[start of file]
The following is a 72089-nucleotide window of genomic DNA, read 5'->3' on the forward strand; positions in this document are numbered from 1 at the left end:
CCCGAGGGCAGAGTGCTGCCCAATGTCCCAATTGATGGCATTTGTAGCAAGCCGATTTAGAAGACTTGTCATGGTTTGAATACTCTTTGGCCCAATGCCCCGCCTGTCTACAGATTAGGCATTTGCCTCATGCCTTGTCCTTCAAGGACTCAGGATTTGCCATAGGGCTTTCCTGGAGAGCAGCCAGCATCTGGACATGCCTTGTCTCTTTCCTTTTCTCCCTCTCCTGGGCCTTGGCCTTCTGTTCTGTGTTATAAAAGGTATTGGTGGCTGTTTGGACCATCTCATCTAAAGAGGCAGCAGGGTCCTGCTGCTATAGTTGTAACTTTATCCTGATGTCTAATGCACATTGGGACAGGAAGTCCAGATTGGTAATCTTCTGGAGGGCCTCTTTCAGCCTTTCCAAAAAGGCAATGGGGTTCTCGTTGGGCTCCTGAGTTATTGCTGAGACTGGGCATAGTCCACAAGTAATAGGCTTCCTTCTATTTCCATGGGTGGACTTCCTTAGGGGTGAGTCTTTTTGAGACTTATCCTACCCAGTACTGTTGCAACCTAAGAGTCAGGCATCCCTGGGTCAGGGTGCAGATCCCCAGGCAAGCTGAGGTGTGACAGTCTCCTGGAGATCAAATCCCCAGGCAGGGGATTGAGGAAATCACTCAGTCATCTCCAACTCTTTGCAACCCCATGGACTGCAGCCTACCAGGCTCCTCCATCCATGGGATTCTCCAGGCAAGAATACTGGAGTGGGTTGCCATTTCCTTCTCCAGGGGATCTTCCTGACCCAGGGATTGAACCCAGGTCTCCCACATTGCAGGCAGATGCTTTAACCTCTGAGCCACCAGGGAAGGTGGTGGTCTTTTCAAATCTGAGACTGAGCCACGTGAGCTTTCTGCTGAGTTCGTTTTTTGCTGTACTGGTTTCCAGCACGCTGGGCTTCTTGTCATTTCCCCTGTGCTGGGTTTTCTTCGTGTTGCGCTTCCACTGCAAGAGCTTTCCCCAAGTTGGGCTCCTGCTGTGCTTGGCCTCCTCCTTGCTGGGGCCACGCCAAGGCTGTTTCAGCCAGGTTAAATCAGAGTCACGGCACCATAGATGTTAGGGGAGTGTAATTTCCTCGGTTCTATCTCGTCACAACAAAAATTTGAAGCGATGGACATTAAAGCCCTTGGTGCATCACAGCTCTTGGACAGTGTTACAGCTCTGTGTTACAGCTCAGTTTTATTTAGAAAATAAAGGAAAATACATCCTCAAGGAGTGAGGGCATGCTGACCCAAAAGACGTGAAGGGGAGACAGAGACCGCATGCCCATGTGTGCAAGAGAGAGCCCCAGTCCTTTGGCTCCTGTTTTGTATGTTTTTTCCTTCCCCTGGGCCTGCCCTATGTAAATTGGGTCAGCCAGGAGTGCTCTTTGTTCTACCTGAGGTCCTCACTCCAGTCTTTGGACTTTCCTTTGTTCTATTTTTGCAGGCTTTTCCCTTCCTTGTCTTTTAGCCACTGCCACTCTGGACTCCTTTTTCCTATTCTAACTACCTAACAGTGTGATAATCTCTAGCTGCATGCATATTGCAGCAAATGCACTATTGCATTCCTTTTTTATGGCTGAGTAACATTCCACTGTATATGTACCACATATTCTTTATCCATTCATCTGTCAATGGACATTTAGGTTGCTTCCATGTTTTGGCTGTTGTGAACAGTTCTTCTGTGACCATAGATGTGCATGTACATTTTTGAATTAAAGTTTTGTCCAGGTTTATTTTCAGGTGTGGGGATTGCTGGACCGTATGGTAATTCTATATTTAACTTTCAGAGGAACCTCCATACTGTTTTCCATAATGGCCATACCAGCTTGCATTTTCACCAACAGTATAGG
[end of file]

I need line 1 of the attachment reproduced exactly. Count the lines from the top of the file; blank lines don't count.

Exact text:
The following is a 72089-nucleotide window of genomic DNA, read 5'->3' on the forward strand; positions in this document are numbered from 1 at the left end: